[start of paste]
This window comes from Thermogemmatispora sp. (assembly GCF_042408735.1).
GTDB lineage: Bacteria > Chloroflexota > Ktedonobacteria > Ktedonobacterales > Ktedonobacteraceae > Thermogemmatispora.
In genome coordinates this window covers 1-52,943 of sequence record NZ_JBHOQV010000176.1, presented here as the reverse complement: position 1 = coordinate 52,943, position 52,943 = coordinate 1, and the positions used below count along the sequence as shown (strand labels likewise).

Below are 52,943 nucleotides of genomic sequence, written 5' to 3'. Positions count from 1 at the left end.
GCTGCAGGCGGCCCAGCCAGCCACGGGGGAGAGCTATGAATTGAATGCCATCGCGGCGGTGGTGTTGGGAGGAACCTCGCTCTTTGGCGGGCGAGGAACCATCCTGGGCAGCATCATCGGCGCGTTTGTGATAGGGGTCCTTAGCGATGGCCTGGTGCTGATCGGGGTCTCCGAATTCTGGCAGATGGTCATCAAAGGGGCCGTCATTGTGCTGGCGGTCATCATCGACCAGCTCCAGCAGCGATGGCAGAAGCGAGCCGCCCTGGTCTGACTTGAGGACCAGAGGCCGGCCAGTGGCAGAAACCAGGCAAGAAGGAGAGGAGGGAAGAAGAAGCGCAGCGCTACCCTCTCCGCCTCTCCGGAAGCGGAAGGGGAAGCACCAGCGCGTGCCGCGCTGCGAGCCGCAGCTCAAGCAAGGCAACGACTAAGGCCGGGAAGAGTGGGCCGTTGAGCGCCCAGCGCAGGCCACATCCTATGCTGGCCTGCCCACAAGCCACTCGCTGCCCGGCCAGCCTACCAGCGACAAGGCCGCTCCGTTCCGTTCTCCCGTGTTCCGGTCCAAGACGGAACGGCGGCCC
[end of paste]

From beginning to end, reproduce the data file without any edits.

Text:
This window comes from Thermogemmatispora sp. (assembly GCF_042408735.1).
GTDB lineage: Bacteria > Chloroflexota > Ktedonobacteria > Ktedonobacterales > Ktedonobacteraceae > Thermogemmatispora.
In genome coordinates this window covers 1-52,943 of sequence record NZ_JBHOQV010000176.1, presented here as the reverse complement: position 1 = coordinate 52,943, position 52,943 = coordinate 1, and the positions used below count along the sequence as shown (strand labels likewise).

Below are 52,943 nucleotides of genomic sequence, written 5' to 3'. Positions count from 1 at the left end.
GCTGCAGGCGGCCCAGCCAGCCACGGGGGAGAGCTATGAATTGAATGCCATCGCGGCGGTGGTGTTGGGAGGAACCTCGCTCTTTGGCGGGCGAGGAACCATCCTGGGCAGCATCATCGGCGCGTTTGTGATAGGGGTCCTTAGCGATGGCCTGGTGCTGATCGGGGTCTCCGAATTCTGGCAGATGGTCATCAAAGGGGCCGTCATTGTGCTGGCGGTCATCATCGACCAGCTCCAGCAGCGATGGCAGAAGCGAGCCGCCCTGGTCTGACTTGAGGACCAGAGGCCGGCCAGTGGCAGAAACCAGGCAAGAAGGAGAGGAGGGAAGAAGAAGCGCAGCGCTACCCTCTCCGCCTCTCCGGAAGCGGAAGGGGAAGCACCAGCGCGTGCCGCGCTGCGAGCCGCAGCTCAAGCAAGGCAACGACTAAGGCCGGGAAGAGTGGGCCGTTGAGCGCCCAGCGCAGGCCACATCCTATGCTGGCCTGCCCACAAGCCACTCGCTGCCCGGCCAGCCTACCAGCGACAAGGCCGCTCCGTTCCGTTCTCCCGTGTTCCGGTCCAAGACGGAACGGCGGCCC